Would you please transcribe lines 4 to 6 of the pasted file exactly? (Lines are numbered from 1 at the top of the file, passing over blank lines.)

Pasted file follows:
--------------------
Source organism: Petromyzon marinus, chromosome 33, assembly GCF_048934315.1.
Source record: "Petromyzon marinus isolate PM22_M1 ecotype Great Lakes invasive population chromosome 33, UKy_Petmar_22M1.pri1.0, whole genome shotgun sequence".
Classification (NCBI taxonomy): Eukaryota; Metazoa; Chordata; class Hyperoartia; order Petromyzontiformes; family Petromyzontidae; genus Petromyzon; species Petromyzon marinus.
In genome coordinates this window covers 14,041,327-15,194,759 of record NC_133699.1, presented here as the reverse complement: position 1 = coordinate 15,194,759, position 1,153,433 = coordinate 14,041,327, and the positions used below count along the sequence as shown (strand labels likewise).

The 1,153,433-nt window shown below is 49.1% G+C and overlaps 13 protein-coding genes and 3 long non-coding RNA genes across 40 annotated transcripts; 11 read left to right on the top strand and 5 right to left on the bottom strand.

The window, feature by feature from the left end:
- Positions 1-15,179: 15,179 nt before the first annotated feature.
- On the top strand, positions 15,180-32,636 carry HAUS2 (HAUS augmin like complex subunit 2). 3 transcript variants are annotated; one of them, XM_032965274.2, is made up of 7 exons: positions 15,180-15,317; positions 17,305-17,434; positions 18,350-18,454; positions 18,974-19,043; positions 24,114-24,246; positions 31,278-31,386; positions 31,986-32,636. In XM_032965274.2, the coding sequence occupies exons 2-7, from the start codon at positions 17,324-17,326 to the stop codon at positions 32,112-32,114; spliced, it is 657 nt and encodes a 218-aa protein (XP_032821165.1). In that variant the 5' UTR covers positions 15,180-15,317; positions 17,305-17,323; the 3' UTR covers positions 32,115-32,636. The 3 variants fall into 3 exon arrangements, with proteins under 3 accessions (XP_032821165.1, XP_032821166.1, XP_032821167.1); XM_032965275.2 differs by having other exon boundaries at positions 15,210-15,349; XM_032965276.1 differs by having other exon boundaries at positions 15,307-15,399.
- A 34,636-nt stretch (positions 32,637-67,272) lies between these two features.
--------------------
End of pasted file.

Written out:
In genome coordinates this window covers 14,041,327-15,194,759 of record NC_133699.1, presented here as the reverse complement: position 1 = coordinate 15,194,759, position 1,153,433 = coordinate 14,041,327, and the positions used below count along the sequence as shown (strand labels likewise).

The 1,153,433-nt window shown below is 49.1% G+C and overlaps 13 protein-coding genes and 3 long non-coding RNA genes across 40 annotated transcripts; 11 read left to right on the top strand and 5 right to left on the bottom strand.

The window, feature by feature from the left end: